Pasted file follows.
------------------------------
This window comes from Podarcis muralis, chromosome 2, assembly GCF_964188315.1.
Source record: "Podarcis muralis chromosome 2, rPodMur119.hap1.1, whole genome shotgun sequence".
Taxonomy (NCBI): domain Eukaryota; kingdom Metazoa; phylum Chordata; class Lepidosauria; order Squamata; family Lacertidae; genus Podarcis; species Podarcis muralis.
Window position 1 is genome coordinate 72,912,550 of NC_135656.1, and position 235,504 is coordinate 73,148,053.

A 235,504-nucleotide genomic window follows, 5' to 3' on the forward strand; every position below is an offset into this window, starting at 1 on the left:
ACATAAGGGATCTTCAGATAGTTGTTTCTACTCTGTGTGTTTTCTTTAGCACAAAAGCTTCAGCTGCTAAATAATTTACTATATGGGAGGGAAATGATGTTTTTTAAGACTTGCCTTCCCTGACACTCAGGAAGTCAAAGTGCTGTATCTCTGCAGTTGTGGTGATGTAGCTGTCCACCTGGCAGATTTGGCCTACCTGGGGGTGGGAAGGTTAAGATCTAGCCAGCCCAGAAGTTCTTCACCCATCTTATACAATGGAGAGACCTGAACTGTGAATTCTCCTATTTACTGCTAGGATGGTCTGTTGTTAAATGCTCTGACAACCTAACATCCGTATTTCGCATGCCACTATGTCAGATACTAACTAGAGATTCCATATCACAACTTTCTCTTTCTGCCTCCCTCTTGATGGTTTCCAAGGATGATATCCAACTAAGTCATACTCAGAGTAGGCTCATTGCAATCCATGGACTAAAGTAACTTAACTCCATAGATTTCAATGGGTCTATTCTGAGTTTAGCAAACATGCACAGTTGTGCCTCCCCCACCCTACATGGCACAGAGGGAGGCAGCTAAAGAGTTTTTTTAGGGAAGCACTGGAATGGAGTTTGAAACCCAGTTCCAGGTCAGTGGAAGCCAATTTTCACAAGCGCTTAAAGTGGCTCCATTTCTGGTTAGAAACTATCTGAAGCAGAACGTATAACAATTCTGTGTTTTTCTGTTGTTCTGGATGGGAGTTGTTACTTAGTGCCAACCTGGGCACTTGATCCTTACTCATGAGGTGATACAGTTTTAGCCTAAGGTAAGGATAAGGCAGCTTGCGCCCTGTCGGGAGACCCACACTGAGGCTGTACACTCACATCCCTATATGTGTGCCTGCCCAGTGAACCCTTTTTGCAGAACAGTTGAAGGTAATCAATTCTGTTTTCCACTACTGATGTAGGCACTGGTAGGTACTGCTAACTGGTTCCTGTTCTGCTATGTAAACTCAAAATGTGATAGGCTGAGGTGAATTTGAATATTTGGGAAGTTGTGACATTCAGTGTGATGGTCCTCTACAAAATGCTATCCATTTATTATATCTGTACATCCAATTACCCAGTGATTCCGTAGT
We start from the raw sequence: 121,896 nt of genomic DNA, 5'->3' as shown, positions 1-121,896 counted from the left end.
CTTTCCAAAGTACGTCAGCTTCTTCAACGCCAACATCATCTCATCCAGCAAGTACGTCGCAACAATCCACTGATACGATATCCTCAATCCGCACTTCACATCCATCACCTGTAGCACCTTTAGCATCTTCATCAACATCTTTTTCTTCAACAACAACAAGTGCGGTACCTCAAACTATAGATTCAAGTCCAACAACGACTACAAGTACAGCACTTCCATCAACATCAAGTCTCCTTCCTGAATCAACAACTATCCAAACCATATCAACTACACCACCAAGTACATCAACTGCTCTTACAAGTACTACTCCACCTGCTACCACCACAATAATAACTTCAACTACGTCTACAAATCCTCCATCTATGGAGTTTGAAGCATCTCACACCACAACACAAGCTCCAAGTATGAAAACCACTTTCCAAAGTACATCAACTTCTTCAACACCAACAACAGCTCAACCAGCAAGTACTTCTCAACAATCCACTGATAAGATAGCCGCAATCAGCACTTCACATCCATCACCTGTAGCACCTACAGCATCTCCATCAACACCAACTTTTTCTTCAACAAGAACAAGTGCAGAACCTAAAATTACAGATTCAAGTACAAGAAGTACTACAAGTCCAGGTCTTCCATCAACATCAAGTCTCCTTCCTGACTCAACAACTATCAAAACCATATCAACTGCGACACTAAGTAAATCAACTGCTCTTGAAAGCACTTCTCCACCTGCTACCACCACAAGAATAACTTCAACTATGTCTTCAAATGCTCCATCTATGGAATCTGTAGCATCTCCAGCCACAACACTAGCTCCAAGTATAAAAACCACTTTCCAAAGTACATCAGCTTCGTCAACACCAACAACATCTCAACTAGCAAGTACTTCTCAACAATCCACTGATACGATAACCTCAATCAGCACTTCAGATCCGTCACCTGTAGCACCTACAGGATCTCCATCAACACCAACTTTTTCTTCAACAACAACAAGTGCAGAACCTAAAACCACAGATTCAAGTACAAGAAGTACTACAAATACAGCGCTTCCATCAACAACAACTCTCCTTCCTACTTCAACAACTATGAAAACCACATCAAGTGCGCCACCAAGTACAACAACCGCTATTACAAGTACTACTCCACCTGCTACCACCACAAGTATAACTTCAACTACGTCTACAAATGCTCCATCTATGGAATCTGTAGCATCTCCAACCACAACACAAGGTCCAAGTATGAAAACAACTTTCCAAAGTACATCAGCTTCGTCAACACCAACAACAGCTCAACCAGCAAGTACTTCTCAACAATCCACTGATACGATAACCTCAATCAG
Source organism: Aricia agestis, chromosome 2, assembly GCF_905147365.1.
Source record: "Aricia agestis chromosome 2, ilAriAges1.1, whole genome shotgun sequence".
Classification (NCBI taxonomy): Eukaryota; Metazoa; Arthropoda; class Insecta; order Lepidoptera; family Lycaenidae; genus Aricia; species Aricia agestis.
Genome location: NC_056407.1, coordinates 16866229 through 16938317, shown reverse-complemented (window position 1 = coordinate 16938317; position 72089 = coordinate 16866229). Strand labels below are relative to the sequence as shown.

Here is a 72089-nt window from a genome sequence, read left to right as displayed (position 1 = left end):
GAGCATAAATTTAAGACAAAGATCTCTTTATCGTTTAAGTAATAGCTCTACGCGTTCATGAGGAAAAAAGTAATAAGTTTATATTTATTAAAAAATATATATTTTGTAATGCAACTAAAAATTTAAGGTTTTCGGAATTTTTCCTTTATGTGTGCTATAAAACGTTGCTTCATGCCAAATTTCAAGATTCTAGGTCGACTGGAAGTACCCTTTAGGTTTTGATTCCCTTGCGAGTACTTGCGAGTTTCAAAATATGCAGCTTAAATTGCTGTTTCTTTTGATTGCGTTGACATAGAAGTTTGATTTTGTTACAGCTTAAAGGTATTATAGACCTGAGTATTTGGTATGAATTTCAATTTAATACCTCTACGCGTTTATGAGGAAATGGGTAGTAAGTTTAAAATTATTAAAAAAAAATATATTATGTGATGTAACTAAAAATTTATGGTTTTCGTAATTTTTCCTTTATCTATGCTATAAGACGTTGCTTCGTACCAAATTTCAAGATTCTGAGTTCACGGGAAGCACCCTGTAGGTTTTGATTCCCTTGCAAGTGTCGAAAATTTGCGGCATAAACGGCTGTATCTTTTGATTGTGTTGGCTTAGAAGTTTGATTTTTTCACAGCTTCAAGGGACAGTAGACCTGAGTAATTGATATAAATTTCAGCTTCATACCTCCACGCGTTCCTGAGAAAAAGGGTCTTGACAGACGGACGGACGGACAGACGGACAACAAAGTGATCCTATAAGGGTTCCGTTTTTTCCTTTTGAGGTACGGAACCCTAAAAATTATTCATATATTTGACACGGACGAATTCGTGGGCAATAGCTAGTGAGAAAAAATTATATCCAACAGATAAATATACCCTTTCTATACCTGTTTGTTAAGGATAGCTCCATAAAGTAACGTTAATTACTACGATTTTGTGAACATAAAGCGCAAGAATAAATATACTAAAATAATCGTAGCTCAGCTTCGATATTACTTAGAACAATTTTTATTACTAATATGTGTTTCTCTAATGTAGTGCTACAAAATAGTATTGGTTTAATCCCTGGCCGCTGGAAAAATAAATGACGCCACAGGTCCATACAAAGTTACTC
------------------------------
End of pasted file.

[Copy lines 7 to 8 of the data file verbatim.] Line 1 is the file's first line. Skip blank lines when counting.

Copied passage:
We start from the raw sequence: 121,896 nt of genomic DNA, 5'->3' as shown, positions 1-121,896 counted from the left end.
CTTTCCAAAGTACGTCAGCTTCTTCAACGCCAACATCATCTCATCCAGCAAGTACGTCGCAACAATCCACTGATACGATATCCTCAATCCGCACTTCACATCCATCACCTGTAGCACCTTTAGCATCTTCATCAACATCTTTTTCTTCAACAACAACAAGTGCGGTACCTCAAACTATAGATTCAAGTCCAACAACGACTACAAGTACAGCACTTCCATCAACATCAAGTCTCCTTCCTGAATCAACAACTATCCAAACCATATCAACTACACCACCAAGTACATCAACTGCTCTTACAAGTACTACTCCACCTGCTACCACCACAATAATAACTTCAACTACGTCTACAAATCCTCCATCTATGGAGTTTGAAGCATCTCACACCACAACACAAGCTCCAAGTATGAAAACCACTTTCCAAAGTACATCAACTTCTTCAACACCAACAACAGCTCAACCAGCAAGTACTTCTCAACAATCCACTGATAAGATAGCCGCAATCAGCACTTCACATCCATCACCTGTAGCACCTACAGCATCTCCATCAACACCAACTTTTTCTTCAACAAGAACAAGTGCAGAACCTAAAATTACAGATTCAAGTACAAGAAGTACTACAAGTCCAGGTCTTCCATCAACATCAAGTCTCCTTCCTGACTCAACAACTATCAAAACCATATCAACTGCGACACTAAGTAAATCAACTGCTCTTGAAAGCACTTCTCCACCTGCTACCACCACAAGAATAACTTCAACTATGTCTTCAAATGCTCCATCTATGGAATCTGTAGCATCTCCAGCCACAACACTAGCTCCAAGTATAAAAACCACTTTCCAAAGTACATCAGCTTCGTCAACACCAACAACATCTCAACTAGCAAGTACTTCTCAACAATCCACTGATACGATAACCTCAATCAGCACTTCAGATCCGTCACCTGTAGCACCTACAGGATCTCCATCAACACCAACTTTTTCTTCAACAACAACAAGTGCAGAACCTAAAACCACAGATTCAAGTACAAGAAGTACTACAAATACAGCGCTTCCATCAACAACAACTCTCCTTCCTACTTCAACAACTATGAAAACCACATCAAGTGCGCCACCAAGTACAACAACCGCTATTACAAGTACTACTCCACCTGCTACCACCACAAGTATAACTTCAACTACGTCTACAAATGCTCCATCTATGGAATCTGTAGCATCTCCAACCACAACACAAGGTCCAAGTATGAAAACAACTTTCCAAAGTACATCAGCTTCGTCAACACCAACAACAGCTCAACCAGCAAGTACTTCTCAACAATCCACTGATACGATAACCTCAATCAG